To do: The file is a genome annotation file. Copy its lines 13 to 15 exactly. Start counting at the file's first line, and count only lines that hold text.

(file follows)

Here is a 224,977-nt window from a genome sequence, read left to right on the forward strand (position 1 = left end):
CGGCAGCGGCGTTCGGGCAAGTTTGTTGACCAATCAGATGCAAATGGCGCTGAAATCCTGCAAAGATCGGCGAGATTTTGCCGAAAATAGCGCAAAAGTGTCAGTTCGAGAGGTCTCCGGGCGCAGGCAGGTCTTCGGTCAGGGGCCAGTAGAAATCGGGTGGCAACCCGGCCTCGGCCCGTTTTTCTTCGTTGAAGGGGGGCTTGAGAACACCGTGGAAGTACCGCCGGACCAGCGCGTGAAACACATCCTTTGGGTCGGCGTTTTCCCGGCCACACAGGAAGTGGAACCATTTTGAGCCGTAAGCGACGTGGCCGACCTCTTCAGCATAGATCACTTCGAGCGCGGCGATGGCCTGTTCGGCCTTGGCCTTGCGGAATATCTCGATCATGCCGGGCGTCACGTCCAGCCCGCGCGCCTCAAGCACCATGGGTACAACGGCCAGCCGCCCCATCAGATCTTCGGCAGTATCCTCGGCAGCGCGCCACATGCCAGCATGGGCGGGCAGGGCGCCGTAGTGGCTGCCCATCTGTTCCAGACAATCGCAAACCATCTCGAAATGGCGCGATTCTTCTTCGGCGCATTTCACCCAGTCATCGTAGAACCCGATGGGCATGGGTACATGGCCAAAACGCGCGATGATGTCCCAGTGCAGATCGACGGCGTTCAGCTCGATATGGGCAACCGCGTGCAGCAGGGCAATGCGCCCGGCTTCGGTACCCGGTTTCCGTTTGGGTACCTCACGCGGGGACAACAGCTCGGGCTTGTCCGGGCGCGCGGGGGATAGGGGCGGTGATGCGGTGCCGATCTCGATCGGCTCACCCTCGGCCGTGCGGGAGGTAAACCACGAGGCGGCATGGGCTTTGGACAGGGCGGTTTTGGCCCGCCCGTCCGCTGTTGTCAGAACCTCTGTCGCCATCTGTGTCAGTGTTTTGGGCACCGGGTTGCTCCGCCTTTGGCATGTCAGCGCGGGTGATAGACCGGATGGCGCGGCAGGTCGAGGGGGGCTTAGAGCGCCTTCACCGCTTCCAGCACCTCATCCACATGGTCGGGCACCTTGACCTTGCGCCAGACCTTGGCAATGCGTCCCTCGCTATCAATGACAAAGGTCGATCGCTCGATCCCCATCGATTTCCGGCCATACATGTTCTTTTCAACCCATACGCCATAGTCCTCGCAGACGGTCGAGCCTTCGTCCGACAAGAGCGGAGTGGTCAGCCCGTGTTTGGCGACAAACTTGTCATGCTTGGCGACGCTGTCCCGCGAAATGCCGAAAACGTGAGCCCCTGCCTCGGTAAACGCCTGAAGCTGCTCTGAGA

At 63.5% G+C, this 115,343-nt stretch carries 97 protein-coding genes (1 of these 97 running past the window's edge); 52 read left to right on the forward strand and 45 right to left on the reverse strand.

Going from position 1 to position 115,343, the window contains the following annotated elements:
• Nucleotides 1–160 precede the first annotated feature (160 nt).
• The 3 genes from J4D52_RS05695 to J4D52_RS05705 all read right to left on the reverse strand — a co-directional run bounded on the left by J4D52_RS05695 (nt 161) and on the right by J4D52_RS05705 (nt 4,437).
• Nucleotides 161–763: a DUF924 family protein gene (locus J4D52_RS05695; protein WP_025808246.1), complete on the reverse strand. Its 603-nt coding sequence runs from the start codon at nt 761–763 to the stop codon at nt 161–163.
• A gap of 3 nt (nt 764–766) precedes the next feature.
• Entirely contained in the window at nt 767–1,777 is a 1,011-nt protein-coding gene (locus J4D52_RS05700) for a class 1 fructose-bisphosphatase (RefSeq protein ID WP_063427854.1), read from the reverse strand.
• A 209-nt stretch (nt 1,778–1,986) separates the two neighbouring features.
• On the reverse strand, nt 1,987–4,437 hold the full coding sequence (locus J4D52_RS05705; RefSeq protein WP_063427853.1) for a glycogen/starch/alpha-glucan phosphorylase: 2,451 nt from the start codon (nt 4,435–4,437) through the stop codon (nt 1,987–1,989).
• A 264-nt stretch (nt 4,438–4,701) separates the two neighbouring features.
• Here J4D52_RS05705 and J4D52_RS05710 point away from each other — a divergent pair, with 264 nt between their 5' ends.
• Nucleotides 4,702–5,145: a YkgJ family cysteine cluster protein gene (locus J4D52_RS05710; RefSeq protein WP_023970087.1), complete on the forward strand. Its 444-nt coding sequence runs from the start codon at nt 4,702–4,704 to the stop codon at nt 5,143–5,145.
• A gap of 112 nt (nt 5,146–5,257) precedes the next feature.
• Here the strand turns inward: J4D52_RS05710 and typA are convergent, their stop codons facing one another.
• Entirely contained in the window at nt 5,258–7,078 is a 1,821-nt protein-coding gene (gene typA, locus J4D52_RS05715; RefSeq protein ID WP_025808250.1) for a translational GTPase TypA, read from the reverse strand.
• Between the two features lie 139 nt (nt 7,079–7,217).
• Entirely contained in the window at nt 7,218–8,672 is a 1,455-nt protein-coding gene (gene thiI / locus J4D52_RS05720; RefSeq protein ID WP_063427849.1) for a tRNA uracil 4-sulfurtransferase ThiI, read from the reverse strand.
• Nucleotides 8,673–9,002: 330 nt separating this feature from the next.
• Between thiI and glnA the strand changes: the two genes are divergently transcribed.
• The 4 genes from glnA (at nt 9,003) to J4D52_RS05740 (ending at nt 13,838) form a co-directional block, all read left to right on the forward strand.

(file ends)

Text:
• Here J4D52_RS05705 and J4D52_RS05710 point away from each other — a divergent pair, with 264 nt between their 5' ends.
• Nucleotides 4,702–5,145: a YkgJ family cysteine cluster protein gene (locus J4D52_RS05710; RefSeq protein WP_023970087.1), complete on the forward strand. Its 444-nt coding sequence runs from the start codon at nt 4,702–4,704 to the stop codon at nt 5,143–5,145.
• A gap of 112 nt (nt 5,146–5,257) precedes the next feature.